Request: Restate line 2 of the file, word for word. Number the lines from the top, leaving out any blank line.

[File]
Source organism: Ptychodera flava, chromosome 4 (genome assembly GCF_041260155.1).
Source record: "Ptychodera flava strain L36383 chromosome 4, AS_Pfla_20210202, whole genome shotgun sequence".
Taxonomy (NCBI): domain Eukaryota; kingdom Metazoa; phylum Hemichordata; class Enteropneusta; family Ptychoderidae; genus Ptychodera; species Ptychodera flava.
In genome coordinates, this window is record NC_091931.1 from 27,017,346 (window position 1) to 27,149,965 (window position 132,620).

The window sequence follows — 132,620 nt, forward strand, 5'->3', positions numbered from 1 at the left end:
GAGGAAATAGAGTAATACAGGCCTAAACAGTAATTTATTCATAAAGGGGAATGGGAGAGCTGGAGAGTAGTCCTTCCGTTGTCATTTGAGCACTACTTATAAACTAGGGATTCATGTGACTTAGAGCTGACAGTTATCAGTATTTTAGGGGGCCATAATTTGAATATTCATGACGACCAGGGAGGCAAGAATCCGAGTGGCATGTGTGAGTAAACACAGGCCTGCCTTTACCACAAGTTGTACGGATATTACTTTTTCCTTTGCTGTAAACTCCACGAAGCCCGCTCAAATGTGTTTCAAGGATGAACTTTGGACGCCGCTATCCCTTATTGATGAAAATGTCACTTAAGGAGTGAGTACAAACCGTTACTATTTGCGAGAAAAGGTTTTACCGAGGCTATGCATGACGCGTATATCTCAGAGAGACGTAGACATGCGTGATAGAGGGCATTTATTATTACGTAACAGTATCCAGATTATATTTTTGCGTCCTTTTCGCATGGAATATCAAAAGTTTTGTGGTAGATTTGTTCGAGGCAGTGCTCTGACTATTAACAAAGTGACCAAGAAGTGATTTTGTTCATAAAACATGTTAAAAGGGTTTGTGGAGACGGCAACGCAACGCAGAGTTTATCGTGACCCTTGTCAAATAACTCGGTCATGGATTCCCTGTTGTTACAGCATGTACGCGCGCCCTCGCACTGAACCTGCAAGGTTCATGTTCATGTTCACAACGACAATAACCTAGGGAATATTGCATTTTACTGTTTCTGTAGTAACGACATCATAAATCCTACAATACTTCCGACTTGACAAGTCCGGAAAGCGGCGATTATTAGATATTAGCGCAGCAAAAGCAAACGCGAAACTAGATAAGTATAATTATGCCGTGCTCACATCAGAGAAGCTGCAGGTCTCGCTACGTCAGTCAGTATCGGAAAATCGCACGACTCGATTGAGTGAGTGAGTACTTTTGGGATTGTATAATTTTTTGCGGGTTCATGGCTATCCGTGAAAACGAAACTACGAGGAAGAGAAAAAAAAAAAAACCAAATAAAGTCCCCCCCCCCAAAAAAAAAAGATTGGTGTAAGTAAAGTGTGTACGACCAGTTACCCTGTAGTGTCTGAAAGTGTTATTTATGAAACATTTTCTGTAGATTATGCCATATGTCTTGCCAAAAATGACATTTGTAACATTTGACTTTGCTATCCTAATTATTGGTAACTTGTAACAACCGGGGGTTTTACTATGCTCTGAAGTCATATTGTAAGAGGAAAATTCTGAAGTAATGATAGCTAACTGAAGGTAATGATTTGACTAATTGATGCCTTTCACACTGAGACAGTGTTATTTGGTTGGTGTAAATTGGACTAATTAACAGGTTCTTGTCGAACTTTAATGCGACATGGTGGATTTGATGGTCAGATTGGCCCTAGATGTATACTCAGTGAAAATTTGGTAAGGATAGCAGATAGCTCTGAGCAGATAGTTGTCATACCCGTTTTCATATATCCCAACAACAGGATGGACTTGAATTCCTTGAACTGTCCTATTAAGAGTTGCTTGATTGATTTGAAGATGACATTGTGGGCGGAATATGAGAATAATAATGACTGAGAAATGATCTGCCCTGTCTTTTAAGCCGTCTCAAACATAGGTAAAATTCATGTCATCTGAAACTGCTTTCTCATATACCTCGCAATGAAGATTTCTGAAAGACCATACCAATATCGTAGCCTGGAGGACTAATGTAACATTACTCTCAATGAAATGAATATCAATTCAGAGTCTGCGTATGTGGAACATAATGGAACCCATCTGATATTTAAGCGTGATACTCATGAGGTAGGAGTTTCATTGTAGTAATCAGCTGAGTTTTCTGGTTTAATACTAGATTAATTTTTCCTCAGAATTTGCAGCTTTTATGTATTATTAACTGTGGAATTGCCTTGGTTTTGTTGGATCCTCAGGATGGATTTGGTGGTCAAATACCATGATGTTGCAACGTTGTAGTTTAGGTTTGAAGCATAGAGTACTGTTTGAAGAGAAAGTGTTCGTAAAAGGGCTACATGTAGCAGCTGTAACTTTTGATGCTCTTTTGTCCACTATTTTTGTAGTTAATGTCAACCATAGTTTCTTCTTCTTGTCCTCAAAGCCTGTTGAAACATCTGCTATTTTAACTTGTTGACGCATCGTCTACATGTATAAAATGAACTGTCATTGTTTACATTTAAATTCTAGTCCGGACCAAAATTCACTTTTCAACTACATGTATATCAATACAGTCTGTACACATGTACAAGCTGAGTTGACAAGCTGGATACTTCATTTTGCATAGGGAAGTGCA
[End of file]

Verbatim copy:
Source record: "Ptychodera flava strain L36383 chromosome 4, AS_Pfla_20210202, whole genome shotgun sequence".